They're cute, (presumably) cuddly, and we've all confessed to wanting one after watching March of the Penguins. But new research suggests that the Emperor Penguin may be facing future extinction as a result of--big surprise--climate change.
A study by Woods Hole Oceanographic Institution researchers discovered that if the present rate of sea ice melting continues, our tuxedo-wearing friends might be in big trouble. Researchers are estimating that in about 100 years, the large colony of Emperor Penguins in Terre Adelie, Antarctica, will shrink from 3,000 breeding pairs to only 400.
This research comes on the heels of a study published January 21 indicating that global warming has hit Antarctica despite previous thoughts to the contrary. The continent is the stomping (and huddling) ground for the entire wild species of Emperor Penguins, and even the slightest increase in annual temperature can have huge effects on the ice under their egg-cradling feet.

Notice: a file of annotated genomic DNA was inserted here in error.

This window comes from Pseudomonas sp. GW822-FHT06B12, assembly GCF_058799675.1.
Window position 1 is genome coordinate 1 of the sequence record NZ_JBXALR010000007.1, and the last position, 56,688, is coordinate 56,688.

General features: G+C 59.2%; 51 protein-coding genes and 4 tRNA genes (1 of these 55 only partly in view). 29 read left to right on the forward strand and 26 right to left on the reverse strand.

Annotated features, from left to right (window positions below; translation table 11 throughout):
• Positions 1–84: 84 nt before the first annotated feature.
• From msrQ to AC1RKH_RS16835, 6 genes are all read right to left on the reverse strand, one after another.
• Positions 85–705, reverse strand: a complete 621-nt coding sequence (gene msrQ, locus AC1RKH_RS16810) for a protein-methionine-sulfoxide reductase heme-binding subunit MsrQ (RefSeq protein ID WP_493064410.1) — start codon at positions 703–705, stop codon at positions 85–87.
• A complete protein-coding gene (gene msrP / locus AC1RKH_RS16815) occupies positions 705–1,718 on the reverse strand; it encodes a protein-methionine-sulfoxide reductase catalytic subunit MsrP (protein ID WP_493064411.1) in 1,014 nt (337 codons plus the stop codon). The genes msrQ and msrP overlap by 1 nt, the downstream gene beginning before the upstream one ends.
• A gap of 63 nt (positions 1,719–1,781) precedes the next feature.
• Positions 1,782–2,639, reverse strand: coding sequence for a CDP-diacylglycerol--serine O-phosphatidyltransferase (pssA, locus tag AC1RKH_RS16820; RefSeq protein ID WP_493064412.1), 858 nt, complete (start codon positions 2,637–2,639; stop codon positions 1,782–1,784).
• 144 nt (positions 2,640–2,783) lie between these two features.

Some researchers have high hopes that the penguins will learn to adapt to the changing climate--but paper co-author Stephanie Jenouvrier is doubtful, saying, “Unlike some other Antarctic bird species that have altered their life cycles, penguins don’t catch on so quickly.”
Penguins may not be the smartest species, but they could be the cutest (just try no to "awwww..." when checking this out):
If that didn't convince you to go green for the penguins, then I guess nothing can melt your frozen heart.